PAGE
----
In Awakening and Fates, units had a fair amount of maneuverability when it came to upgrading them or changing their classes completely. However, there was a point where that flexibility ended: you could make a warrior character into various knights, skilled swordsmen, calvary units but not into a mage, for example. With Three Houses, you can make any of your units literally any class if you're willing to do the work.
Some characters will have proficiencies that make certain classes come to them naturally. However, if you invest in teaching students certain skills, you can change mages into dragon riders. You can even create an army of one kind of unit from your entire house if you want a clan barbarians or a coven of spellcasters at your disposal (but that's probably a bad idea).
You also don't have to worry about your unit's level resetting if you decide to change their class, something that was a huge pain in previous Fire Emblem games.
You Can Recruit Students From Other Houses
Really like that one sassy student who's part of another house? Don't want to kill them in the inevitable war? No worries. You can speak with students from other houses at Garreg Mach and invite them to join your house. If you have high enough skills in the attributes they respect, they'll join you. If not, you can always beef up those skills and come back later to try and convince them to join your cause.
Bye Bye Weapon Triangle
Fire Emblem's weapon triangle is, in many ways, the foundation on which the series' combat lies. Though the triangle has evolved since the beginning of the series with new weapons introduced to it, it basically is as follows: Sword beats axe, axe beats lance, lance beats sword. There's always been a neatness to this simplistic system that players have long appreciated about it, with Fire Emblem continuing to build other systems on top of it. An example: the support relationships, with units situated next to each other on the battlefield receiving stat boosts if they've fought in another battles together.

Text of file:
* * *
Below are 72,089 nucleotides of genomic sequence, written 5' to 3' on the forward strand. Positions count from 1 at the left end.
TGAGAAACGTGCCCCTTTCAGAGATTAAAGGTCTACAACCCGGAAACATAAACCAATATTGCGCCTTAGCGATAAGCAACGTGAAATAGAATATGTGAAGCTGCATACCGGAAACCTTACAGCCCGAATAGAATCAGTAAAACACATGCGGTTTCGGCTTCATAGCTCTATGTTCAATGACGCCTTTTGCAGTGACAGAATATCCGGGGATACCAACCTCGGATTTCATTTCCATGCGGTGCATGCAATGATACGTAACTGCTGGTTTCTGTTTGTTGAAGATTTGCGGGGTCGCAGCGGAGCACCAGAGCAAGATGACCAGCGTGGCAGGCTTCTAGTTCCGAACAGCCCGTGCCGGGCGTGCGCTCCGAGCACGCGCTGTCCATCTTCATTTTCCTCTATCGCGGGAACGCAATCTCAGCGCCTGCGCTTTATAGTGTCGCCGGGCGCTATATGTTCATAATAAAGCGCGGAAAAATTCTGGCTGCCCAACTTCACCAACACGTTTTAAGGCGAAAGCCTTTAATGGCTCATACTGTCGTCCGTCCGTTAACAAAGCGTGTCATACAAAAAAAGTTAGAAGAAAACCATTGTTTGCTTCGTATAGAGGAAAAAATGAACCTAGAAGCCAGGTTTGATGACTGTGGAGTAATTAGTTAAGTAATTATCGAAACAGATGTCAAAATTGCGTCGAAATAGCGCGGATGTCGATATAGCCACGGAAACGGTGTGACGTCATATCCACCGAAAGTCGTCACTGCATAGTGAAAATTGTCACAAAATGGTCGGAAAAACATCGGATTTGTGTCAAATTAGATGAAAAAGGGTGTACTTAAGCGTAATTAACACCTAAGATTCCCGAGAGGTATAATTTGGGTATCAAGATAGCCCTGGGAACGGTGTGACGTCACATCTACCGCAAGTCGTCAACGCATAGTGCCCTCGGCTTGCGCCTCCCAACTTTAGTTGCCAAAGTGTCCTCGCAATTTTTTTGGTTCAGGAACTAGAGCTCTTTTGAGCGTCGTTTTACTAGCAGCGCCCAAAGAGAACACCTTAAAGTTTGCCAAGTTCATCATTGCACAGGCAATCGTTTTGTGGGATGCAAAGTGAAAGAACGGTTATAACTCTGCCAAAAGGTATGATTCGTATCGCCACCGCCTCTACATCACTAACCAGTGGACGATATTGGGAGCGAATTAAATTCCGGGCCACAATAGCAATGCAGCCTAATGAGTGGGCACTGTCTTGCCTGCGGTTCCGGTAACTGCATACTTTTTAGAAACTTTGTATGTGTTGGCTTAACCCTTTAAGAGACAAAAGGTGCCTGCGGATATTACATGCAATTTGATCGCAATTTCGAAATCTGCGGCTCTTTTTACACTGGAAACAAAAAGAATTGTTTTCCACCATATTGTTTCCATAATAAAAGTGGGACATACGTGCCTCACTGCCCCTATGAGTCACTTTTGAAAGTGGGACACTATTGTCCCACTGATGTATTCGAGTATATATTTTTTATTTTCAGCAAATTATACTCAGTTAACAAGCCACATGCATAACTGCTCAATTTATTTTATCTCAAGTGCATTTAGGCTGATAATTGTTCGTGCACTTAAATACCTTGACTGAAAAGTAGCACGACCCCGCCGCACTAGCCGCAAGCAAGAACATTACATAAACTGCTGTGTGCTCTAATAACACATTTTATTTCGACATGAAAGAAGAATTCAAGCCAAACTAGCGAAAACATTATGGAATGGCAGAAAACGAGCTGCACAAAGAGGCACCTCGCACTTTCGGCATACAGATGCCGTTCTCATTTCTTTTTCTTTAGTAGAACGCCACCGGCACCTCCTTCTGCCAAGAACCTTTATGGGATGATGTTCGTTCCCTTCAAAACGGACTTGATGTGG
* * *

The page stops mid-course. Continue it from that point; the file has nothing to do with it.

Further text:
Three Houses throws the triangle to the wayside. Instead, the power of your attacks will be determined by your units' Combat Arts, which are essentially their special moves that they learn as they level up. One Combat Art might be useful against beasts while another might hurt archers more, and so on.
I'm a fan of this change because it means you can't buck the system if you're familiar with it. Removing the triangle means removing the comfort that many Fire Emblem fans have built up over the years and exposing them to a new system to master.
Bring it on, I say.
The Kids Are(n't) All Right
Nintendo confirmed that romantic relationships would be returning in Three Houses on a livestream on June 12. The company also explicitly said that there would be no offspring mechanic in this game and while some matchmakers might be disappointed by that news, it makes sense within the thematic ambitions of Three Houses' narrative, so I'm not bummed by it.
Battalions Are Your Best Friend
Another new feature in Three Houses is battalions. On the battlefield, battalions surround your unit as his/her own personal fighting squad. Each battalion has a unique effect that they can grant that unit and the units around them. For example, the battalion I saw during my battle was capable of cheering on my units. That might sound dumb, but it gave all the units nearby a +2 move bonus, meaning they could move more spaces that turn to reach foes. Not bad.
I'm looking forward to seeing what other bonuses battalions give you.
Like Fire Emblem Echoes, Three Houses has a mechanic that lets you rewind turns for a certain amount during battle. This means if you screw up, and one of your favorite characters bites it, you have a redo button to help you out called Divine Pulse. Once you use your set amount of rewinds for a battle, they're expended until said battle is done. In casual mode this mechanic probably doesn't matter too much since your characters won't perish. However for those playing on classic with permadeath turned on, that last chance could make all the difference in the world during a battle.
For more on Fire Emblem, check out our review of the previous game, Fire Emblem: Echoes, here.